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Get ready to keep things private using Apple’s latest iOS innovation
Of the new iOS 13 features announced at WWDC 2019, Sign in with Apple probably won’t strike you as the most exciting. Next to a slew of revamped apps, a terrifyingly human-sounding Siri, and so many iPad updates that iOS for Apple’s tablet was renamed iPadOS, you might have missed – or not really cared – that you’ll soon be able to sign into apps and games using your Apple ID.
However, what may seem like a trivial, uninteresting update to iOS has profound implications for how you use your iPhone and iPad, privacy, and the technology industry as a whole.
Sign in with Apple is a single sign-on (SSO) service. An SSO enables you to authenticate with an app or game using existing credentials. For the app or game creator, this means they needn’t craft their own system. For you, it means convenience, speed, and not having to remember about a billion passwords. Great.
Except it’s not, because – as Apple notes – sign-in systems often start tracking what you do as soon as you’ve signed in. The really big players in this space would argue they’re extremely well behaved, of course; but increasingly there’s the feeling you can trust the likes of Facebook and Google with your data about as far as you can throw their head offices. And as for some random developer you’ve never heard of, do you really trust them with your details?
Privacy to the core
Apple thinks different, in part because its business model is different. It doesn’t give two hoots about what you do. It just wants to sell you shiny new devices, and the services that run on them. In differentiating itself from the competition when it comes to privacy, Apple adds value in a manner rivals cannot match.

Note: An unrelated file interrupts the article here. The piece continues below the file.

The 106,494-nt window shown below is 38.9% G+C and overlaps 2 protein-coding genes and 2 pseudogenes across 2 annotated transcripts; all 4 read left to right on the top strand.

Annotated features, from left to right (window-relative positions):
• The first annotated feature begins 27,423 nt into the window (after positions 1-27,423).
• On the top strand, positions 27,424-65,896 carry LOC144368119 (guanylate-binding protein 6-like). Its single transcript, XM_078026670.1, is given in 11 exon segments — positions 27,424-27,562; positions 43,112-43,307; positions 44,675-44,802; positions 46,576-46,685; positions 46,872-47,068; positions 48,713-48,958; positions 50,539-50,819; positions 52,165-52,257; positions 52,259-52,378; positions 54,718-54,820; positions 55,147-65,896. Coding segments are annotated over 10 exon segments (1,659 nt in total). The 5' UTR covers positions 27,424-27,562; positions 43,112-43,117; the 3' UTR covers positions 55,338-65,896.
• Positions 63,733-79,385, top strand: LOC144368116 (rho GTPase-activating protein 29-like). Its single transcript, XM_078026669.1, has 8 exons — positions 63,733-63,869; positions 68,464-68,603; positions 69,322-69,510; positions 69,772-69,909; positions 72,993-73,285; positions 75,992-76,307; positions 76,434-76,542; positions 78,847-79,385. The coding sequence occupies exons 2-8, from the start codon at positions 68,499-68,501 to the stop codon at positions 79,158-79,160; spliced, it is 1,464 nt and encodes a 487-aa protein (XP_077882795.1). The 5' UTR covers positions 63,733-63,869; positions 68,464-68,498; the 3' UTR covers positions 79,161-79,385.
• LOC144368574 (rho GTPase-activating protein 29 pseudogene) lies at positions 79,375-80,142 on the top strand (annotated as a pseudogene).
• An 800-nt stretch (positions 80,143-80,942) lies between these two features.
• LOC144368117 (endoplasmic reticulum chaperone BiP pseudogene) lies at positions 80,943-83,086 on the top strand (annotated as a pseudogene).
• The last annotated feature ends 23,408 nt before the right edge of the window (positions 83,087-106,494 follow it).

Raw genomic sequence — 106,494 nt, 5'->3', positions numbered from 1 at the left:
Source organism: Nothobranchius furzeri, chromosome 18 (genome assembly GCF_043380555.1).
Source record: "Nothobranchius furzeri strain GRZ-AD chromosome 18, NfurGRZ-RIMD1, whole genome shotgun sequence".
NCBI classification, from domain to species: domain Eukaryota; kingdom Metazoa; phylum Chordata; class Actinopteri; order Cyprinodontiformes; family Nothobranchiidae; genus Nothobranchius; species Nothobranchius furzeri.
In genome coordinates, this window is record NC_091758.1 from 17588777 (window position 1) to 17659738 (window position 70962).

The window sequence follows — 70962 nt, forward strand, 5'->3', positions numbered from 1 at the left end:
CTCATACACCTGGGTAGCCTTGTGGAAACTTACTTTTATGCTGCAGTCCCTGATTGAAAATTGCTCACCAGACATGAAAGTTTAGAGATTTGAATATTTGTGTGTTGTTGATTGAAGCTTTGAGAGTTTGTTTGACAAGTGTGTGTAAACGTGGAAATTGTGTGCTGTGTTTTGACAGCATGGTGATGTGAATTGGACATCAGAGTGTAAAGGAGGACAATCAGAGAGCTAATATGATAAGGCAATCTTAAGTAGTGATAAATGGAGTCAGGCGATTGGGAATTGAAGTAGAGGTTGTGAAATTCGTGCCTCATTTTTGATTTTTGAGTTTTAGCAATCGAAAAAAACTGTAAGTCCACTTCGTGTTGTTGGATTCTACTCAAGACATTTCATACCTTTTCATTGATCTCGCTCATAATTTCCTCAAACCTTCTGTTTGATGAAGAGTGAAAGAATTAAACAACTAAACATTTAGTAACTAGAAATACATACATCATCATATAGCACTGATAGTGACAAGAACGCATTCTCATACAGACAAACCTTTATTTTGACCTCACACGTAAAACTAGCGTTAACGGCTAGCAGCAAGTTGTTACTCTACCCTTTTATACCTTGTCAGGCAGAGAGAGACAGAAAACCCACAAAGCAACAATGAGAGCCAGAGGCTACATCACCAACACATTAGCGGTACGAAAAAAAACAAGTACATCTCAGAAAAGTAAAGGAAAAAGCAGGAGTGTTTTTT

Sign on with Apple will as of iOS 13 be a requirement for apps using SSO. When you tap the button, you’ll confirm whether you want to send your email address to the app/game creator. If you like, you can instead use a randomized obfuscated address that nonetheless routes to your inbox (so the developer can still contact you), but that you can subsequently disable (if you no longer want them to).
There’s cross-device and cross-platform support, but no messing about clicking links in emails to prove your identity, or bouncing to website login pages and back again.
Big Brother isn’t Watching You
Apple’s solution is ingenious and audacious. It’s attractive to those who want to remove themselves from Facebook and Google’s tendrils, but it also limits the information you’re sending to the competition, assuming you quit using Facebook and the like for sign-ins.
It’s seamless for Apple users, and works with iCloud Keychain for existing sign-ins. There’s no tracking and no privacy violations, and the system takes advantage of Touch ID and Face ID where possible – and sends six-digit codes to a trusted device when those features aren’t available (such as on Android).
This all points to a future where Big Brother might well want to watch you, but Apple will shield you from its gaze. For all of Apple’s quality hardware, software, usability, and polish, it’s this commitment to securing your privacy, and enabling you to control your data, that may prove to be the best value of all.
iOS 13 is available this fall. View a preview on Apple’s website. A public beta will be available in July.